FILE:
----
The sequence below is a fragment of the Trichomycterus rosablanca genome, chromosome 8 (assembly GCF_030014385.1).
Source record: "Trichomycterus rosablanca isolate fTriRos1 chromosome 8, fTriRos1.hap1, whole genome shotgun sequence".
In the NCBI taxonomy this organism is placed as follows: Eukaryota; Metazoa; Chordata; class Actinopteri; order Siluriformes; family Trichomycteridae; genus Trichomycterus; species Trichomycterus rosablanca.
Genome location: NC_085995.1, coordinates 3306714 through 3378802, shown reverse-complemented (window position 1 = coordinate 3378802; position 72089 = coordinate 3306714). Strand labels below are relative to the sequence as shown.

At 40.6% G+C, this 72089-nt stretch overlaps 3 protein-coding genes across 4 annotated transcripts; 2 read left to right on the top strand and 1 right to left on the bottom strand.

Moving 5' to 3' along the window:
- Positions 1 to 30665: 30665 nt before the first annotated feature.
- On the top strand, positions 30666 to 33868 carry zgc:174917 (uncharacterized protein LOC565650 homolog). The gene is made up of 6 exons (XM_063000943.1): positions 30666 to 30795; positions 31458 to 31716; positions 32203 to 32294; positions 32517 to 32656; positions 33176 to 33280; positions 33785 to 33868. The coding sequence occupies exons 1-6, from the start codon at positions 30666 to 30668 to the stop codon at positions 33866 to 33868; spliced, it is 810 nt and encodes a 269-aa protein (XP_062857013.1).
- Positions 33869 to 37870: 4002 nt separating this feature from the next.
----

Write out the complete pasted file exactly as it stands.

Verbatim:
The sequence below is a fragment of the Trichomycterus rosablanca genome, chromosome 8 (assembly GCF_030014385.1).
Source record: "Trichomycterus rosablanca isolate fTriRos1 chromosome 8, fTriRos1.hap1, whole genome shotgun sequence".
In the NCBI taxonomy this organism is placed as follows: Eukaryota; Metazoa; Chordata; class Actinopteri; order Siluriformes; family Trichomycteridae; genus Trichomycterus; species Trichomycterus rosablanca.
Genome location: NC_085995.1, coordinates 3306714 through 3378802, shown reverse-complemented (window position 1 = coordinate 3378802; position 72089 = coordinate 3306714). Strand labels below are relative to the sequence as shown.

At 40.6% G+C, this 72089-nt stretch overlaps 3 protein-coding genes across 4 annotated transcripts; 2 read left to right on the top strand and 1 right to left on the bottom strand.

Moving 5' to 3' along the window:
- Positions 1 to 30665: 30665 nt before the first annotated feature.
- On the top strand, positions 30666 to 33868 carry zgc:174917 (uncharacterized protein LOC565650 homolog). The gene is made up of 6 exons (XM_063000943.1): positions 30666 to 30795; positions 31458 to 31716; positions 32203 to 32294; positions 32517 to 32656; positions 33176 to 33280; positions 33785 to 33868. The coding sequence occupies exons 1-6, from the start codon at positions 30666 to 30668 to the stop codon at positions 33866 to 33868; spliced, it is 810 nt and encodes a 269-aa protein (XP_062857013.1).
- Positions 33869 to 37870: 4002 nt separating this feature from the next.